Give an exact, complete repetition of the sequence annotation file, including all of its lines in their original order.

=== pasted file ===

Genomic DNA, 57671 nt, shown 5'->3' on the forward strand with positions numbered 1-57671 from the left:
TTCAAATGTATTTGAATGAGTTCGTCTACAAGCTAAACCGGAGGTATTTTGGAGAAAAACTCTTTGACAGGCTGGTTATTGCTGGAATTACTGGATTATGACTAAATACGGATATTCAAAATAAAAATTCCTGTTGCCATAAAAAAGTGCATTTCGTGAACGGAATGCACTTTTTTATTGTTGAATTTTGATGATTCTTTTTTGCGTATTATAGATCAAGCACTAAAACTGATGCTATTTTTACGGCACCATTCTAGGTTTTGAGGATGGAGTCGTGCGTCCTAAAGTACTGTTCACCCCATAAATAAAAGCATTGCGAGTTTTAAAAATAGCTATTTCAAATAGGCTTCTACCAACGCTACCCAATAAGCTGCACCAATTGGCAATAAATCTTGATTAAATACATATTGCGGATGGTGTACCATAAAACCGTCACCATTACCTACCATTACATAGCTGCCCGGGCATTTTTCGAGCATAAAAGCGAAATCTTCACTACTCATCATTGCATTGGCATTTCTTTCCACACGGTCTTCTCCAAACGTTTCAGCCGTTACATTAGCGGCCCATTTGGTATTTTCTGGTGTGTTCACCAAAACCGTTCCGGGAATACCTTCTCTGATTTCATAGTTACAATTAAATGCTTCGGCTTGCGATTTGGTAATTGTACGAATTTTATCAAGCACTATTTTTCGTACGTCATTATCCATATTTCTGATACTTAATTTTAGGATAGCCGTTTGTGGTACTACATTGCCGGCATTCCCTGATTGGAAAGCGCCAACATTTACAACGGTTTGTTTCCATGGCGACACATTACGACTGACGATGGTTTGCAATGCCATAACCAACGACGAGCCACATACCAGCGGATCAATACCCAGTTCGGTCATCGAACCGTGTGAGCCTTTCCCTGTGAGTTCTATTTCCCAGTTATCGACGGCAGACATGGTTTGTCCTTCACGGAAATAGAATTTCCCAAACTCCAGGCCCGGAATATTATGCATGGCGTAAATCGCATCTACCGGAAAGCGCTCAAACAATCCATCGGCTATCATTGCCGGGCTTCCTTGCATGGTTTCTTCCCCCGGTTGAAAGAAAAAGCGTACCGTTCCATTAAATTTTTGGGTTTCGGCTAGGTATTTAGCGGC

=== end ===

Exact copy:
Genomic DNA, 57671 nt, shown 5'->3' on the forward strand with positions numbered 1-57671 from the left:
TTCAAATGTATTTGAATGAGTTCGTCTACAAGCTAAACCGGAGGTATTTTGGAGAAAAACTCTTTGACAGGCTGGTTATTGCTGGAATTACTGGATTATGACTAAATACGGATATTCAAAATAAAAATTCCTGTTGCCATAAAAAAGTGCATTTCGTGAACGGAATGCACTTTTTTATTGTTGAATTTTGATGATTCTTTTTTGCGTATTATAGATCAAGCACTAAAACTGATGCTATTTTTACGGCACCATTCTAGGTTTTGAGGATGGAGTCGTGCGTCCTAAAGTACTGTTCACCCCATAAATAAAAGCATTGCGAGTTTTAAAAATAGCTATTTCAAATAGGCTTCTACCAACGCTACCCAATAAGCTGCACCAATTGGCAATAAATCTTGATTAAATACATATTGCGGATGGTGTACCATAAAACCGTCACCATTACCTACCATTACATAGCTGCCCGGGCATTTTTCGAGCATAAAAGCGAAATCTTCACTACTCATCATTGCATTGGCATTTCTTTCCACACGGTCTTCTCCAAACGTTTCAGCCGTTACATTAGCGGCCCATTTGGTATTTTCTGGTGTGTTCACCAAAACCGTTCCGGGAATACCTTCTCTGATTTCATAGTTACAATTAAATGCTTCGGCTTGCGATTTGGTAATTGTACGAATTTTATCAAGCACTATTTTTCGTACGTCATTATCCATATTTCTGATACTTAATTTTAGGATAGCCGTTTGTGGTACTACATTGCCGGCATTCCCTGATTGGAAAGCGCCAACATTTACAACGGTTTGTTTCCATGGCGACACATTACGACTGACGATGGTTTGCAATGCCATAACCAACGACGAGCCACATACCAGCGGATCAATACCCAGTTCGGTCATCGAACCGTGTGAGCCTTTCCCTGTGAGTTCTATTTCCCAGTTATCGACGGCAGACATGGTTTGTCCTTCACGGAAATAGAATTTCCCAAACTCCAGGCCCGGAATATTATGCATGGCGTAAATCGCATCTACCGGAAAGCGCTCAAACAATCCATCGGCTATCATTGCCGGGCTTCCTTGCATGGTTTCTTCCCCCGGTTGAAAGAAAAAGCGTACCGTTCCATTAAATTTTTGGGTTTCGGCTAGGTATTTAGCGGC